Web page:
Review: Person to Person (Sundance) starring Michael Cera

Person to Person (Sundance) starring Michael Cera
4 10

PLOT: The lives of a crime reporter (Michael Cera), his intern (Abbi Jacobson), a watch-maker (Philip Baker Hall), a record collector (Bene Coopersmith) and more intersect over the course of a casual New York City day.

REVIEW: There are some movies that, within the first five minutes, you can just sense won’t be for you. It doesn’t mean these are legitimately bad films, but it’s common for a director’s style to just completely rub you the wrong way, and such a thing happened to me within the first few moments of Dustin Guy Defa’s PERSON TO PERSON.

An intentionally retro slice-of-life gussied up with 16mm photography (complete with cigarette burns and print damage) and a seventies vinyl soundtrack, Defa seems to be going for a twee version of John Cassavetes, and the results are never convincing and often pretentious, despite some OK moments.

Feeling more like a bunch of short films spliced together (in fact this is based on a well-received short), some work better than others. The one that anchors them, being Cera’s investigation of a death with Jacobson is the worst of them all - a problem when it’s what pull them all together. Cera - and I’m not one of those people that dislikes him - is terribly obnoxious as a metal-loving reporter. He’s not convincing as they type of guy able to ingratiate himself enough to police that he could get off-the-record tips, not is he aggressive enough. “Broad City’s” Abbi Jacobson is fine, but its a mild mannered part and her and Cera make for an awkward pair.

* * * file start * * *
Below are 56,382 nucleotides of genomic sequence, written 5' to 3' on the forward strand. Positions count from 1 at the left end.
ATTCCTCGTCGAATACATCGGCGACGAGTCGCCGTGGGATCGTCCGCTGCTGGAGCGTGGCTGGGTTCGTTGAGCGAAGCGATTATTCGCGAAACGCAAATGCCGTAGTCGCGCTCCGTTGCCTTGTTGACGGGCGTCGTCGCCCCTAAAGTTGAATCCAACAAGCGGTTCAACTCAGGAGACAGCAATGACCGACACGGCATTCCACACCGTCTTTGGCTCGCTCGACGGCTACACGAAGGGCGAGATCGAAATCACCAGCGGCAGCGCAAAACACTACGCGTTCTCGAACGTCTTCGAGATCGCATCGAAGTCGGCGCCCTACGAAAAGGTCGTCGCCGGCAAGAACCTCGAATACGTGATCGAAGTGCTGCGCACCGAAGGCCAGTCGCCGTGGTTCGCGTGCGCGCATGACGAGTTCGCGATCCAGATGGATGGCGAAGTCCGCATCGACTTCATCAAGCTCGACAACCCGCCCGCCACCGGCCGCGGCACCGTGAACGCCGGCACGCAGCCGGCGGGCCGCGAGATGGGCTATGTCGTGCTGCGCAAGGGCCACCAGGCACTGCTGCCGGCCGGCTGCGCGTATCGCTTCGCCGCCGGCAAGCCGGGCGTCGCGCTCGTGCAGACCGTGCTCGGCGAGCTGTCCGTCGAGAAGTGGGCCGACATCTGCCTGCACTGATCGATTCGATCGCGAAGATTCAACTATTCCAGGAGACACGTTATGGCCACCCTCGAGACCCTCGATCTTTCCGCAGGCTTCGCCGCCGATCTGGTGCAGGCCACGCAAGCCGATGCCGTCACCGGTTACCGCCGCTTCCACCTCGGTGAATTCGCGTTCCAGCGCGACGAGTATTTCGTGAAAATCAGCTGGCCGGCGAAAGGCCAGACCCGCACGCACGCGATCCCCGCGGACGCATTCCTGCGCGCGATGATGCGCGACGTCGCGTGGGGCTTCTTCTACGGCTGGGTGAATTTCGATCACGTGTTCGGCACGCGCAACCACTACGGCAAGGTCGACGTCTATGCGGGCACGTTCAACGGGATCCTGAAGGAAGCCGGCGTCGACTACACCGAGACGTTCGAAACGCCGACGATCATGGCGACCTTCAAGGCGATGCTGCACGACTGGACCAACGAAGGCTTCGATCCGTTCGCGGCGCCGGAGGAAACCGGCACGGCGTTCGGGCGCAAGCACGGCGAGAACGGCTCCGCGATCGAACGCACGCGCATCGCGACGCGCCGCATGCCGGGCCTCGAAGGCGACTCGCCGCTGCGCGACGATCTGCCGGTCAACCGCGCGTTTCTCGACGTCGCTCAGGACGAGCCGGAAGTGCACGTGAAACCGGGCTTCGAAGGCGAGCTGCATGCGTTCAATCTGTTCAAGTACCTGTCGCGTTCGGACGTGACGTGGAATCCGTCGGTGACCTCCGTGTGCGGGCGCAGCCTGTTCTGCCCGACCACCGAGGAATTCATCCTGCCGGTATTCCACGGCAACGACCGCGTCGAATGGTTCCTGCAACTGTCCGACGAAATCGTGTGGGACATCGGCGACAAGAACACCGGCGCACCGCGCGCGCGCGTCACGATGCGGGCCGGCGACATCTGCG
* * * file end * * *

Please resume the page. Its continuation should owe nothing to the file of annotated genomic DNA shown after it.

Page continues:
Of everyone, the biggest impressions are made by Philip Baker Hall, who seems comfortable as the old-timer watch-maker, with Isiah Whitlock adding some charm as his Sinatra-obsessed best pal. Of the main players, the most interesting is Bene Coopersmith, as a record-collector chasing the con-man who ripped him off all over the city. A non-actor who’s apparently a real record-shop owner in Red Hook, there’s an authenticity to his performance, even if the hep cat patter is tough to swallow.

Defa does have a good visual style, and I admire all the exterior shots, something rare for indies. In a way it reminded me a bit of Peter Bogdanovich’s THEY ALL LAUGHED, minus the magic and charm. He has the technique, but the substance is thin - even for a mere eighty-four minute running time. It’s also a shame to see “Atlanta” break-out Brian Tyree Henry wasted in a word-less bit part as a thug - something below his talents all things considered.

In the end, PERSON TO PERSON struck me as obnoxious, but again, it simply rubbed me the wrong way. I’m sure some folks - likely New Yorkers - will find this charming, and more power to them. It’s just not something I think many beyond a very tiny audience will find compelling. It’s a few clever bits stretched very thin, and relatively forgettable.

Source: JoBlo.com



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